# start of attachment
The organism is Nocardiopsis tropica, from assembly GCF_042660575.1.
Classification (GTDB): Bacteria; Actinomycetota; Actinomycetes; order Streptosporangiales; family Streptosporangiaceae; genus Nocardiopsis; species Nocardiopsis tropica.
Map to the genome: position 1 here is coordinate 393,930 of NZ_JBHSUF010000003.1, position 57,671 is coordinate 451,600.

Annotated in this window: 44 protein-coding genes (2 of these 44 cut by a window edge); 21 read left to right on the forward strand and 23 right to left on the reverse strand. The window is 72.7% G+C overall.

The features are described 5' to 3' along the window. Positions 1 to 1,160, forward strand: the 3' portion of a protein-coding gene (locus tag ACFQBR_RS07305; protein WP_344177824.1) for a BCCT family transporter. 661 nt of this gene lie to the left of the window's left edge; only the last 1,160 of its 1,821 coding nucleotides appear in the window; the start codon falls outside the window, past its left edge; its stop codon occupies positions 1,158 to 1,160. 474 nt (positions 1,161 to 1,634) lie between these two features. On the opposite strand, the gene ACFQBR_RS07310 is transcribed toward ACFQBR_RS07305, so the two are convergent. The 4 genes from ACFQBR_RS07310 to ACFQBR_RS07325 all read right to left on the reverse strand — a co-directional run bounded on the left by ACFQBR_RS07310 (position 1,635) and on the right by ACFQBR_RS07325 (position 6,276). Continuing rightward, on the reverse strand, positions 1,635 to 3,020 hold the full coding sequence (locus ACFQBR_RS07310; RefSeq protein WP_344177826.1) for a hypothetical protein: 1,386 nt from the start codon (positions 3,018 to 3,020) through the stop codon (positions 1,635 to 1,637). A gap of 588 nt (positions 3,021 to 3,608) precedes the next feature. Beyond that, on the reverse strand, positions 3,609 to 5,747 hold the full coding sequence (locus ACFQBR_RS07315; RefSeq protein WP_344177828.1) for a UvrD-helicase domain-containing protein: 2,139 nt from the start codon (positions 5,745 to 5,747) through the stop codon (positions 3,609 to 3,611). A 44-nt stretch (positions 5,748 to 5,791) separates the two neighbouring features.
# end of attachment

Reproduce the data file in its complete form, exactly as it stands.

The organism is Nocardiopsis tropica, from assembly GCF_042660575.1.
Classification (GTDB): Bacteria; Actinomycetota; Actinomycetes; order Streptosporangiales; family Streptosporangiaceae; genus Nocardiopsis; species Nocardiopsis tropica.
Map to the genome: position 1 here is coordinate 393,930 of NZ_JBHSUF010000003.1, position 57,671 is coordinate 451,600.

Annotated in this window: 44 protein-coding genes (2 of these 44 cut by a window edge); 21 read left to right on the forward strand and 23 right to left on the reverse strand. The window is 72.7% G+C overall.

The features are described 5' to 3' along the window. Positions 1 to 1,160, forward strand: the 3' portion of a protein-coding gene (locus tag ACFQBR_RS07305; protein WP_344177824.1) for a BCCT family transporter. 661 nt of this gene lie to the left of the window's left edge; only the last 1,160 of its 1,821 coding nucleotides appear in the window; the start codon falls outside the window, past its left edge; its stop codon occupies positions 1,158 to 1,160. 474 nt (positions 1,161 to 1,634) lie between these two features. On the opposite strand, the gene ACFQBR_RS07310 is transcribed toward ACFQBR_RS07305, so the two are convergent. The 4 genes from ACFQBR_RS07310 to ACFQBR_RS07325 all read right to left on the reverse strand — a co-directional run bounded on the left by ACFQBR_RS07310 (position 1,635) and on the right by ACFQBR_RS07325 (position 6,276). Continuing rightward, on the reverse strand, positions 1,635 to 3,020 hold the full coding sequence (locus ACFQBR_RS07310; RefSeq protein WP_344177826.1) for a hypothetical protein: 1,386 nt from the start codon (positions 3,018 to 3,020) through the stop codon (positions 1,635 to 1,637). A gap of 588 nt (positions 3,021 to 3,608) precedes the next feature. Beyond that, on the reverse strand, positions 3,609 to 5,747 hold the full coding sequence (locus ACFQBR_RS07315; RefSeq protein WP_344177828.1) for a UvrD-helicase domain-containing protein: 2,139 nt from the start codon (positions 5,745 to 5,747) through the stop codon (positions 3,609 to 3,611). A 44-nt stretch (positions 5,748 to 5,791) separates the two neighbouring features.